Profitability isn’t an immediate goal of the company, as it’s more focused on tackling an addressable market it estimates to be worth more than $400 billion through its data-driven curation model. Stitch Fix is also targeting long-term revenue growth of 20%-25%, meaning its profits should grow over time, though investments in technology and other areas mean that profit growth will be lumpy.
Stitch Fix’s gross margin has historically hovered around 45%, which is higher than that of the typical brick-and-mortar apparel retailer such as Nordstrom or Gap, showing the company does a better job of turning inventory and controlling prices — giving it more money that it can invest in fixed costs that drive long-term growth or that it can allow to flow to the bottom line. That should help Stitch Fix continue to gain market share from the brick-and-mortar channel.
The recent surge in the stock shows that investors may finally be starting to catch on to the opportunity in front of Stitch Fix. As it emerges from the pandemic, the company is demonstrating strong momentum after posting record sequential growth in active clients, adding 241,000 from the previous quarter to bring its total to 3.8 million. If bears believe the business to be a fad, it certainly isn’t playing out that way.
Additionally, the company is seeing strong traction in key internal metrics like success rate, or the percentage of time that a given item was purchased by a client, which reached a record. Successful first fixes also hit a multi-year high, helping to build its customer pipeline.
However, the real potential game-changer is the company’s rollout of its Direct Buy program and the upcoming expansion to new clients, which is expected later this year. This will be the biggest test yet of its data-driven model, and will significantly expand its addressable market, as most of its sales currently come from Fixes (the boxes of five items that it sends customers).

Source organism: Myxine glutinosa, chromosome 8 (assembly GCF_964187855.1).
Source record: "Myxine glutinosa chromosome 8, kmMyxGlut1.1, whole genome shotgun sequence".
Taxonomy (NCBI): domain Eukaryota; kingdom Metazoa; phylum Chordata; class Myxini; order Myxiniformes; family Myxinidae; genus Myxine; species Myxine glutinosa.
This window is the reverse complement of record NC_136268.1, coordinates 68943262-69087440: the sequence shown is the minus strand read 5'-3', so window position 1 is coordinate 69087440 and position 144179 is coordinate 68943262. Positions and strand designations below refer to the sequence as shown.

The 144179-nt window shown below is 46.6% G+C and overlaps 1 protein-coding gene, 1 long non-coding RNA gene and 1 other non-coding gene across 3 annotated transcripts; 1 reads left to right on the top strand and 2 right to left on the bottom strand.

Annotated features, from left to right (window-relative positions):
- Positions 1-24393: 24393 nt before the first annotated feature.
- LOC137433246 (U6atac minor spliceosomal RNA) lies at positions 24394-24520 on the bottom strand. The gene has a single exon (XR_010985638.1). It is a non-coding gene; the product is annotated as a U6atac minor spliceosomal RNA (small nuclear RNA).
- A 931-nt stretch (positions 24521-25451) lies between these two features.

In other words, Stitch Fix may just be getting started. The company is less than a decade old, and its data science-based model is unique in the apparel industry. If the “cold start” Direct Buy launch resonates with customers and the company can deliver revenue growth close to 40% in the back half of the fiscal year, the stock could be significantly higher in another year. As a $7 billion company penetrating one of the biggest consumer markets in the world, Stitch Fix still has a ton of room for growth.
John Mackey, CEO of Whole Foods Market, an Amazon subsidiary, is a member of The Motley Fool’s board of directors. Jeremy Bowman owns shares of Amazon and Stitch Fix. The Motley Fool owns shares of and recommends Amazon, Revolve Group Inc, Stitch Fix, and Wayfair. The Motley Fool recommends Farfetch Limited and recommends the following options: long January 2022 $1920 calls on Amazon and short January 2022 $1940 calls on Amazon. The Motley Fool has a disclosure policy.